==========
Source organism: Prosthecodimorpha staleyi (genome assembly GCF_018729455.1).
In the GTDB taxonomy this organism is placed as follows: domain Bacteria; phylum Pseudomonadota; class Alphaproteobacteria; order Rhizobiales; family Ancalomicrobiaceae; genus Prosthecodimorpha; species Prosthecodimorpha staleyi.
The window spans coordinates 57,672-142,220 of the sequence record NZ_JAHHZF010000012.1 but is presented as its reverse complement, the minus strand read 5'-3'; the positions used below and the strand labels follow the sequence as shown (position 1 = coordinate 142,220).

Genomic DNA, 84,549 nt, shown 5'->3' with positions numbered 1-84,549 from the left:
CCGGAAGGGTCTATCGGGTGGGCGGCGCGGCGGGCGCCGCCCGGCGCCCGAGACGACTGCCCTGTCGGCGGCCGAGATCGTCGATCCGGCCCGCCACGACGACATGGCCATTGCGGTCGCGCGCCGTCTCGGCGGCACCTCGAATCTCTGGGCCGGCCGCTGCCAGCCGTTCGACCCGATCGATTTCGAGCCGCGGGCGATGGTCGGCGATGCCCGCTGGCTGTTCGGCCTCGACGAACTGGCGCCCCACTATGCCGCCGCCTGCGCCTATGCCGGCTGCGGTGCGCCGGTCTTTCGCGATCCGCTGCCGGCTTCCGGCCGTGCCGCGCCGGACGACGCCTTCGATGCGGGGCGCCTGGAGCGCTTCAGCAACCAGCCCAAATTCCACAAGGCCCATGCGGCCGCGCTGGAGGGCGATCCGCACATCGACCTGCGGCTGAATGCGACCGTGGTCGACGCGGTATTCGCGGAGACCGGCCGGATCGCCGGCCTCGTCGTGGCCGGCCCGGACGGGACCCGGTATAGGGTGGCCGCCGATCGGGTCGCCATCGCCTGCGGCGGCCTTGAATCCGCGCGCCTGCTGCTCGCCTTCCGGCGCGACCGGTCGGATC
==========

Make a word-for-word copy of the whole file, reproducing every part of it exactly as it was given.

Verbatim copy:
Source organism: Prosthecodimorpha staleyi (genome assembly GCF_018729455.1).
In the GTDB taxonomy this organism is placed as follows: domain Bacteria; phylum Pseudomonadota; class Alphaproteobacteria; order Rhizobiales; family Ancalomicrobiaceae; genus Prosthecodimorpha; species Prosthecodimorpha staleyi.
The window spans coordinates 57,672-142,220 of the sequence record NZ_JAHHZF010000012.1 but is presented as its reverse complement, the minus strand read 5'-3'; the positions used below and the strand labels follow the sequence as shown (position 1 = coordinate 142,220).

Genomic DNA, 84,549 nt, shown 5'->3' with positions numbered 1-84,549 from the left:
CCGGAAGGGTCTATCGGGTGGGCGGCGCGGCGGGCGCCGCCCGGCGCCCGAGACGACTGCCCTGTCGGCGGCCGAGATCGTCGATCCGGCCCGCCACGACGACATGGCCATTGCGGTCGCGCGCCGTCTCGGCGGCACCTCGAATCTCTGGGCCGGCCGCTGCCAGCCGTTCGACCCGATCGATTTCGAGCCGCGGGCGATGGTCGGCGATGCCCGCTGGCTGTTCGGCCTCGACGAACTGGCGCCCCACTATGCCGCCGCCTGCGCCTATGCCGGCTGCGGTGCGCCGGTCTTTCGCGATCCGCTGCCGGCTTCCGGCCGTGCCGCGCCGGACGACGCCTTCGATGCGGGGCGCCTGGAGCGCTTCAGCAACCAGCCCAAATTCCACAAGGCCCATGCGGCCGCGCTGGAGGGCGATCCGCACATCGACCTGCGGCTGAATGCGACCGTGGTCGACGCGGTATTCGCGGAGACCGGCCGGATCGCCGGCCTCGTCGTGGCCGGCCCGGACGGGACCCGGTATAGGGTGGCCGCCGATCGGGTCGCCATCGCCTGCGGCGGCCTTGAATCCGCGCGCCTGCTGCTCGCCTTCCGGCGCGACCGGTCGGATC